How to Deal With Entrepreneurial Debt
According to everyone around you, debt is normal. The average American household owns $139.5 thousand in debt. School and housing loans make up a large chunk of that number for each person.
Even if you’re not among the highly indebted, as an entrepreneur, you’re told to spend. Even if you don’t have the money, you’re supposed to miraculously attract customers with outbound marketing, SEO services, and expensive video production equipment.
At every turn is the temptation to go into even more debt. While some debt might be unavoidable, there are ways to handle your debts in such a way as not to drown.
1. Destroy Any Other Previous Debt
If you’re already drowning in debt, it may not be the time to invest money in a business. If you’re hoping for a business loan, you need to have good credit.
Most people are only in the “fair” range (on average, a 695 credit score) when it comes to their credit. You’re not going to get a business loan if your credit isn’t excellent.
The first step? Check your credit score. Most banks give you a running estimate of your credit score. And you can get an official credit report from two agencies once a year.
This report is detailed. You will understand where you have the most debt and how to fix your score.
Create a plan to start paying down debt as fast as possible.
2. Be Wise About Your Loans
In 2008, foolishness got a lot of homeowners in trouble. They bought into variable loans because the interest rate was so low. But once rate skyrocketed, they could no longer afford their homes.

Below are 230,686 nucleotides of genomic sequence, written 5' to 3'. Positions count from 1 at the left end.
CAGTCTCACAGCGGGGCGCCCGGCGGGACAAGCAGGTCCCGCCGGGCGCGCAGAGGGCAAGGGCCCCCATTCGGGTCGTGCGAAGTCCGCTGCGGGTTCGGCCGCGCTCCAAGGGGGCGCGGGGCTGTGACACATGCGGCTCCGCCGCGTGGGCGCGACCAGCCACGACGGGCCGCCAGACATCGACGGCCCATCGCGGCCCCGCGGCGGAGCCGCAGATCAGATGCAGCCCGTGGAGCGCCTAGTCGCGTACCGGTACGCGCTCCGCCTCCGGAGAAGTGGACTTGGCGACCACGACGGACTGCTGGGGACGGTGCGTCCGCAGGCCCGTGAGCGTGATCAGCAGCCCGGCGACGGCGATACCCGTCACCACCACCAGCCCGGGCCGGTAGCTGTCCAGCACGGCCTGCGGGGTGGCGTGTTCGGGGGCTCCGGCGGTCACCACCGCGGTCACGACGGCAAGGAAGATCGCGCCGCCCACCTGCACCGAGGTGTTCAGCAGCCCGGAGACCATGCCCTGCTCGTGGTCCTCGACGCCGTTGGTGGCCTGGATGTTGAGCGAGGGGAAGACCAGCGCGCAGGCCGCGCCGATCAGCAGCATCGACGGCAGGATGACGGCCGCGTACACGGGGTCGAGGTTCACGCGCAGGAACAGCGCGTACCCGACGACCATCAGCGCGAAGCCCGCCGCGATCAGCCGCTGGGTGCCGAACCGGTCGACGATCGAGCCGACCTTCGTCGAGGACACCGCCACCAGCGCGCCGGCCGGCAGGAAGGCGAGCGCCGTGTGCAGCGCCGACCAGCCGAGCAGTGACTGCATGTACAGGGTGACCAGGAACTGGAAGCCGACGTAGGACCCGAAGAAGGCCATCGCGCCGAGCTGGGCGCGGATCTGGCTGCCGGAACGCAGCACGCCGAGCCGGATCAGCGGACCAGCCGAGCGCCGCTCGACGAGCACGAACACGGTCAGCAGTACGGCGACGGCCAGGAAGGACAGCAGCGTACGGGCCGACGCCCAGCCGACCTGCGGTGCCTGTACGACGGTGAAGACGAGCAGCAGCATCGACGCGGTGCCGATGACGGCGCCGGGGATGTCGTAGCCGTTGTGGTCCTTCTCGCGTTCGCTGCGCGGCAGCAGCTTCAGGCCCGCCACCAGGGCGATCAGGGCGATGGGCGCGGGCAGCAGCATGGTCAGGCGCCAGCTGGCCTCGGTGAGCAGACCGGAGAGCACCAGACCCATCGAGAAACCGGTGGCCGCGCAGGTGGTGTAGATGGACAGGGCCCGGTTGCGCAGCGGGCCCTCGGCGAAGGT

If you don’t do your research before going into entrepreneurial debt, you could lose all you’ve worked for. It’s easy to settle in a decision. You go to a lender, they say “yes,” you feel you’ve won, and you come away with a crummy loan.
There is a reason nearly half of all businesses fail. They take on too much debt or they take on the wrong debt. And even if your business fails, guess what? You’re liable for that debt no matter what.
It’s like if you take your pet to a veterinarian for an emergency and your pet dies. Do you think the vet is going to just forgive your debt? Nope. Same with the bank.
3. Always Consider Other Options
Ask yourself, do you really need to start your business this very moment? If the answer is “no” then why not save up the money rather than have to pay it back?
Some might say, “well, I’m miserable in my job and I want to launch out in a venture.” That’s fine, and if you’re miserable, please quit. There is no reason you should feel trapped in a job ever.
But in the meantime, between when you quit your job and when you launch your venture, there are ways to stay happy, motivated, and avoid massive amounts of debt.
I have a friend who quit his job and started a game design business. He found people willing to fund his passion without string attached. Eventually, he launched a successful Kickstarter. He’s now traveling the country and going to conferences.
It’s entirely possible to start a business without debt. You just have to be creative and patient.